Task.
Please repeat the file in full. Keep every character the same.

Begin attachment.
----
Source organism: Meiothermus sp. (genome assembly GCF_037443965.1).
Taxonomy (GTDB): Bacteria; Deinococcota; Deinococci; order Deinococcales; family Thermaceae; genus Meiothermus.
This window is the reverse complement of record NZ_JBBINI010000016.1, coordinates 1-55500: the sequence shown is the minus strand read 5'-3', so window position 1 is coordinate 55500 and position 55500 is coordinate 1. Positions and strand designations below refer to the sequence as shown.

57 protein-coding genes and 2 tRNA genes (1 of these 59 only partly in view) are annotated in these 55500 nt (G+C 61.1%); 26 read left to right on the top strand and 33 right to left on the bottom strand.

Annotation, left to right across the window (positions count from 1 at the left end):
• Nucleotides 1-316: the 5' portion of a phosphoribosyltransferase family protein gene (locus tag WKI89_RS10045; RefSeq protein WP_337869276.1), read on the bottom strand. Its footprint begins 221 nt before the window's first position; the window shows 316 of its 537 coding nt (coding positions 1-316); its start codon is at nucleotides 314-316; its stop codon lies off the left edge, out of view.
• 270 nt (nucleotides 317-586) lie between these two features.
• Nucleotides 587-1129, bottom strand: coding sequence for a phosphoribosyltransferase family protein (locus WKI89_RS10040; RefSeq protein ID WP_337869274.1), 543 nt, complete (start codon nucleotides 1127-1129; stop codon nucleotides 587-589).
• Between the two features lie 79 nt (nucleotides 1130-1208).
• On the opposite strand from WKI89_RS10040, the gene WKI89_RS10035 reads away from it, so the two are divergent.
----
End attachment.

Source organism: Meiothermus sp. (genome assembly GCF_037443965.1).
Taxonomy (GTDB): Bacteria; Deinococcota; Deinococci; order Deinococcales; family Thermaceae; genus Meiothermus.
This window is the reverse complement of record NZ_JBBINI010000016.1, coordinates 1-55500: the sequence shown is the minus strand read 5'-3', so window position 1 is coordinate 55500 and position 55500 is coordinate 1. Positions and strand designations below refer to the sequence as shown.

57 protein-coding genes and 2 tRNA genes (1 of these 59 only partly in view) are annotated in these 55500 nt (G+C 61.1%); 26 read left to right on the top strand and 33 right to left on the bottom strand.

Annotation, left to right across the window (positions count from 1 at the left end):
• Nucleotides 1-316: the 5' portion of a phosphoribosyltransferase family protein gene (locus tag WKI89_RS10045; RefSeq protein WP_337869276.1), read on the bottom strand. Its footprint begins 221 nt before the window's first position; the window shows 316 of its 537 coding nt (coding positions 1-316); its start codon is at nucleotides 314-316; its stop codon lies off the left edge, out of view.
• 270 nt (nucleotides 317-586) lie between these two features.
• Nucleotides 587-1129, bottom strand: coding sequence for a phosphoribosyltransferase family protein (locus WKI89_RS10040; RefSeq protein ID WP_337869274.1), 543 nt, complete (start codon nucleotides 1127-1129; stop codon nucleotides 587-589).
• Between the two features lie 79 nt (nucleotides 1130-1208).
• On the opposite strand from WKI89_RS10040, the gene WKI89_RS10035 reads away from it, so the two are divergent.